In 2007, and again in 2010, the Dean’s office requested information from COLA departments regarding their mentoring practices. We provide here a synopsis of the information received from the departments in 2010, and conclude with some comments based on our observations and research that may help frame future conversations on mentoring in COLA.
One department reported instances of post-‐tenure mentorship, and another reported a plan to mentor entering lecturers. A handful of departments indicated the socialization of junior faculty into the department as a goal of mentorship. One department noted the role of successful mentorship in enhancing the reputation of the department.
Two departments noted adamant preference for informal mentorship, raising concerns about the complications that formal mentorship may introduce into the life of the department.
One chair noted the difficulties that arise in assessment of success when mentoring turns into a friendship. One chair noted that failure in promotion sometimes occurs in spite of good mentoring.
In some instances the starting point is recruitment, in others the first year. The narratives suggest that in some cases the third-‐year review is perceived as the endpoint of mentoring. The third year review is perceived as the primary milestone during the probationary period, and, as such, the first obvious milestone in the mentoring process. The department that indicated mentoring of senior faculty viewed the post-‐tenure review as a milestone in the mentoring process.
In general, mentoring is viewed as part of the chair’s duty and that of senior faculty. There is little reference to incentives for mentors. There is some indication of difficulties in assigning mentors when a department is small or when mentorship occurs across academic units. One chair indicated a decline in her ability to mentor successfully because of the increased administrative burden that comes with chairing a department.
There was one clear reference to the need of junior faculty to seek ownership of the mentoring process and assure its success. Otherwise the narratives seem to suggest that the onus is on the department. We found one note to the effect that junior faculty are themselves involved in reviews of other faculty as part of a learning process which enriches their own experience and facilitates their socialization into department. We found one note to the effect that new hires in the department were good enough to flourish on their own merit and could have probably done it without the mentoring provided.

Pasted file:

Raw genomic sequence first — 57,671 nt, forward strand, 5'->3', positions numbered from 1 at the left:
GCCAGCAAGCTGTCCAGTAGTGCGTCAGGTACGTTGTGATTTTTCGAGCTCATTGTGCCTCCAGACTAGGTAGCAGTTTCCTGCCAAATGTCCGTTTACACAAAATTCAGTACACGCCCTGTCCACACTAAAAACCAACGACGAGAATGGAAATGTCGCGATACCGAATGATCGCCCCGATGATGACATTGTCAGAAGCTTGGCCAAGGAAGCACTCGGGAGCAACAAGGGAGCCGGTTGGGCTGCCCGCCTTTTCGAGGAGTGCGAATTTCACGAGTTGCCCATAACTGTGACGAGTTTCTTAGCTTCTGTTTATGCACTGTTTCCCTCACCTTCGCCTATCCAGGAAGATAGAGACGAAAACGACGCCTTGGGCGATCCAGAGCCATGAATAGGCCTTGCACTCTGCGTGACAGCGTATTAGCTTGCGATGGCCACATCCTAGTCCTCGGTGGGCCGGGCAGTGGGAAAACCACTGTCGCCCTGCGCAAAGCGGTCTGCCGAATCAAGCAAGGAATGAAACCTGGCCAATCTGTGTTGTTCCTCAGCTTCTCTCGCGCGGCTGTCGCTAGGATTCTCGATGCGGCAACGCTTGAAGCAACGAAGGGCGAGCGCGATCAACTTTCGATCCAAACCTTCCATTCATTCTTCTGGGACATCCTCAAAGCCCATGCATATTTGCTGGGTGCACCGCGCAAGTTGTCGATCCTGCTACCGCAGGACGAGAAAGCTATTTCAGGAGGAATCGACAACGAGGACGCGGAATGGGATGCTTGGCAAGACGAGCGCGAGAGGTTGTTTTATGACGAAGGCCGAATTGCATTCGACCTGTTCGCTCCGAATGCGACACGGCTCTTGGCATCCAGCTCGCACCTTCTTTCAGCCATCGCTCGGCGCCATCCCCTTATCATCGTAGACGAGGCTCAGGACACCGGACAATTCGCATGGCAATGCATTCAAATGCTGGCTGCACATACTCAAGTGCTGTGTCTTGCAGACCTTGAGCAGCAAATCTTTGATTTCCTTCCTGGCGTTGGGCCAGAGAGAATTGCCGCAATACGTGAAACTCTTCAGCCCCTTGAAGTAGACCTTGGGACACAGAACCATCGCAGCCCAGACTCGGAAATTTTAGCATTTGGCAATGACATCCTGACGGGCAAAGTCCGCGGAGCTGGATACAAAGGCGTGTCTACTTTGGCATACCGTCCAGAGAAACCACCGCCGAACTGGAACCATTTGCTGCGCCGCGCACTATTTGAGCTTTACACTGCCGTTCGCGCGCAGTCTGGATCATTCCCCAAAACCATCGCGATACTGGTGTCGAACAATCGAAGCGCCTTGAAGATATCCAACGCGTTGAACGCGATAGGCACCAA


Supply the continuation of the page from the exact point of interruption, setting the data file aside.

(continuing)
One department indicated an ongoing discussion on the tension between helpful mentoring and assessment. One department noted that mentoring is a relationship that is hard to institutionalize. Mentees often get mentors that do not fit with their style of work or intellectual needs. Mentors are not always abreast of changing criteria for tenure, and mentees do not feel that they are in a position to speak out on these kinds of issues.
Notes: (1) The documents were written by chairs, which may explain the focus on the chair’s role in mentoring.
Paper produced by the Liberal Arts Gender Council Subcommittee on Mentorship. Members: Ann Cvetkovich, Professor, English Randy Lewis, Associate Professor, American Studies Karen Grumberg, Assistant Professor, Middle Eastern Studies Lauren Apter, Institutional Research Analyst, College of Liberal Arts
For additional information contact Lauren Apter Bairnsfather, Executive Assistant, Office of Research & Graduate Studies.